(A word of explanation: in high school, Matt and Carol had had one date. Matt was hopelessly smitten by her but she was the 'property' of Billy Felton, and Matt had no chance with her at all. He went away to college and tried to forget about Carol.)
"But, Matt," she said, "I'm keeping you standing in the rain."
"Well, I'll give you whatever help you want," he said.
"Oh, how nice," she sighed, "Could you please take me home? This darn old car; I never get around to getting it worked on. Billy used to do those things..."
Here her voice faded off completely, and he let it go. He opened the door and she got out and promptly collapsed but he grabbed her and had her up in his arms immediately."
"Damn!' she said. "These useless legs, and the canes can be so tricky to deal with, and here you are breaking your back with me."
"Not at all," Matt said, "Here, take this," he said, indicating the umbrella, which he'd been juggling all along. She took it and he strode away, after closing her car door, to his own car.
He had a white Jaguar.
"Lovely, lovely car!" she said, as he put her down, setting her onto the front seat, so that she could slide herself into the car."
"I just want to make sure that your car is locked," he said to her, closing the car door on her passenger side.
When he was back, he slid into the driver's seat and looked over at her. He was still stunned to have run into, of all people, Carol Burns. She'd been his huge crush in high school and that soft spot had never, ever gone away. But he pushed those thoughts to the back of his mind.
"Home?" he asked her. "Have you eaten? Would you care for some dinner? I don't know places around here anymore but..."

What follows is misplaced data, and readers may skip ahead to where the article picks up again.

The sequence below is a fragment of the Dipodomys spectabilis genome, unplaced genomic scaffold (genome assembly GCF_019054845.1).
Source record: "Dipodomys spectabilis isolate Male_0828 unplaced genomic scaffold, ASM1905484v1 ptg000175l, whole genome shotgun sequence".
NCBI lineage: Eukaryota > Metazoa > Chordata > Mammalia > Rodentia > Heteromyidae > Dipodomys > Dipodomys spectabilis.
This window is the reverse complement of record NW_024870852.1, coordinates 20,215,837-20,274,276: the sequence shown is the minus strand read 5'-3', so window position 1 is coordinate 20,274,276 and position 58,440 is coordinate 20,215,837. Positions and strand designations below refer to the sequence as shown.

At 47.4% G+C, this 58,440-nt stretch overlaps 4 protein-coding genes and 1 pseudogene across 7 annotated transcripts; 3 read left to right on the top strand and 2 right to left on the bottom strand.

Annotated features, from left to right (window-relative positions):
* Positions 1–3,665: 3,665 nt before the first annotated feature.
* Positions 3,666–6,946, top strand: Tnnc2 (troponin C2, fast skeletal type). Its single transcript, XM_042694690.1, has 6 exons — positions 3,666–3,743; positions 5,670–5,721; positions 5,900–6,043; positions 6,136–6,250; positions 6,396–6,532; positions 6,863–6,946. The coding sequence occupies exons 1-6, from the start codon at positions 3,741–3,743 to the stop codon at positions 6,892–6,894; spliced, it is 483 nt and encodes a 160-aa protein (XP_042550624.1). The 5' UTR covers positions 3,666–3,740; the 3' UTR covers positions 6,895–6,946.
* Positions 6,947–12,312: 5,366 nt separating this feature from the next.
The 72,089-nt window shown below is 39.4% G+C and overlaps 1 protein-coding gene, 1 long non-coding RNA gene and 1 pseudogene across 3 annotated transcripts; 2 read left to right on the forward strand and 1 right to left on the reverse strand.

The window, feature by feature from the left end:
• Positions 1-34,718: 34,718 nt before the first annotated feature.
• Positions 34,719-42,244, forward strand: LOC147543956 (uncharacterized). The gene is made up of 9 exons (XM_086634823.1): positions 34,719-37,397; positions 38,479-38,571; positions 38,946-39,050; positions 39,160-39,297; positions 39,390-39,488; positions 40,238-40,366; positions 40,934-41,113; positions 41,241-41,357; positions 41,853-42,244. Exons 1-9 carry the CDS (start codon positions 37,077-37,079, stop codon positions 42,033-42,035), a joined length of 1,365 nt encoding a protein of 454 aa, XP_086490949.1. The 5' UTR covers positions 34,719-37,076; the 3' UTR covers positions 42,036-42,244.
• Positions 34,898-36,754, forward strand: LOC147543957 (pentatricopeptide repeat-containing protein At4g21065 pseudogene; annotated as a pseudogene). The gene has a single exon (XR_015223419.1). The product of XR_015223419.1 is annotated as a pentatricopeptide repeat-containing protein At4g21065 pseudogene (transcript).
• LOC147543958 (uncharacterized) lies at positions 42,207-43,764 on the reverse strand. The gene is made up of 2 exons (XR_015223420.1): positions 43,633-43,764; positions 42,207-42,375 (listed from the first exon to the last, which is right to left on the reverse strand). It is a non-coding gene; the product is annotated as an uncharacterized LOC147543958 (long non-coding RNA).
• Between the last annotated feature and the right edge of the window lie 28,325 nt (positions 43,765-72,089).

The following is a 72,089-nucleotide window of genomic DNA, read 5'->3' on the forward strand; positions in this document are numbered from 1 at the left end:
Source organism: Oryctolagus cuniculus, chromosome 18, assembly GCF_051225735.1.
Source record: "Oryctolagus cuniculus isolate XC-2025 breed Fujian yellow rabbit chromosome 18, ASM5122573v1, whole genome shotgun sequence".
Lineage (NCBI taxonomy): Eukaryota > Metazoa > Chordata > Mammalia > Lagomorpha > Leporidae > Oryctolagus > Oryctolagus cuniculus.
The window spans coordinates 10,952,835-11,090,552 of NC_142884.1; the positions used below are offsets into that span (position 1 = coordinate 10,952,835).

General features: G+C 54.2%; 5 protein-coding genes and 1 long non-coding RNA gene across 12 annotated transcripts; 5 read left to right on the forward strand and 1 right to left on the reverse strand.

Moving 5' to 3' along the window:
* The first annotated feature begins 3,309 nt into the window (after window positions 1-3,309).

"You've already been so kind," she said.
"It's not kind only, Carol," he said, "It would be a great treat for me."
She smiled then at him and said, "Okay, on one condition."
"One condition, fine," he said to her.
"You let me walk," she said with a giggle.
"Oh, yes, ; I apologize for that! The last year of my wife Bonnie's life, she died of complications of MS, I carried her a great deal. It just was kind of second nature."
She touched his sleeve and said: "Please don't apologize, I was wrong for kidding you about it; I had no idea. I'm sorry about your wife. That was?"
"Oh, yes," he sighed, "She's gone for over 15 months now but who's counting!" he said ironically with a great sigh.
"What a caring man you are, Matt," she said then. Then she brightened and said:
"How about Italian? The Medici Palace is not far from here and it's really good."
"The Medici Palace it is!" he said.
When they arrived at the restaurant, the rain had stopped. He got out of the car and helped her out. He held his hands up in the air, when she was out of the car and said:
"Look, Mom, no hands!"
It made Carol laugh, and he grinned at her.
In the restaurant, over a glass of merlot, they shared each other's stories. Matt talked about the gradual loss of Bonnie:
"It was so bad during that time; I kept thinking that there should be something that I could have done, and there didn't seem to be anything at all. After the funeral, I just became the busiest surgeon around. I had nothing but work, a huge house and a new car. Pretty damn empty, if you ask me."